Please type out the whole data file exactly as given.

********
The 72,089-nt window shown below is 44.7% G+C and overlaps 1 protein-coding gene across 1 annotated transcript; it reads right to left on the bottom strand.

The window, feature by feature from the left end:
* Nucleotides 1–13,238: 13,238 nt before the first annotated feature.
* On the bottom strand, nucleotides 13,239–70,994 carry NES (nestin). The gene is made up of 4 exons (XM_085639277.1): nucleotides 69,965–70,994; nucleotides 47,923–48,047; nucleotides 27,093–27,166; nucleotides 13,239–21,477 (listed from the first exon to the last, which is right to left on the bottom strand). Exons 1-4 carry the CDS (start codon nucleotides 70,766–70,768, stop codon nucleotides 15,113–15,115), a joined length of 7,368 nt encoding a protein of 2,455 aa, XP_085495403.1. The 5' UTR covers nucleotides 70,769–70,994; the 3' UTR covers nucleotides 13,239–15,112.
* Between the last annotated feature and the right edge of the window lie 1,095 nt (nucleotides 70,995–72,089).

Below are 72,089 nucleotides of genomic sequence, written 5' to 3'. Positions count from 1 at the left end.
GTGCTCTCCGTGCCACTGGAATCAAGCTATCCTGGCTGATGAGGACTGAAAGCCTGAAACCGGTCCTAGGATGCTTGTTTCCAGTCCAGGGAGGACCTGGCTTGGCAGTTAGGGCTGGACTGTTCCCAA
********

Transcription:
The 72,089-nt window shown below is 44.7% G+C and overlaps 1 protein-coding gene across 1 annotated transcript; it reads right to left on the bottom strand.

The window, feature by feature from the left end:
* Nucleotides 1–13,238: 13,238 nt before the first annotated feature.
* On the bottom strand, nucleotides 13,239–70,994 carry NES (nestin). The gene is made up of 4 exons (XM_085639277.1): nucleotides 69,965–70,994; nucleotides 47,923–48,047; nucleotides 27,093–27,166; nucleotides 13,239–21,477 (listed from the first exon to the last, which is right to left on the bottom strand). Exons 1-4 carry the CDS (start codon nucleotides 70,766–70,768, stop codon nucleotides 15,113–15,115), a joined length of 7,368 nt encoding a protein of 2,455 aa, XP_085495403.1. The 5' UTR covers nucleotides 70,769–70,994; the 3' UTR covers nucleotides 13,239–15,112.
* Between the last annotated feature and the right edge of the window lie 1,095 nt (nucleotides 70,995–72,089).

Below are 72,089 nucleotides of genomic sequence, written 5' to 3'. Positions count from 1 at the left end.
GTGCTCTCCGTGCCACTGGAATCAAGCTATCCTGGCTGATGAGGACTGAAAGCCTGAAACCGGTCCTAGGATGCTTGTTTCCAGTCCAGGGAGGACCTGGCTTGGCAGTTAGGGCTGGACTGTTCCCAA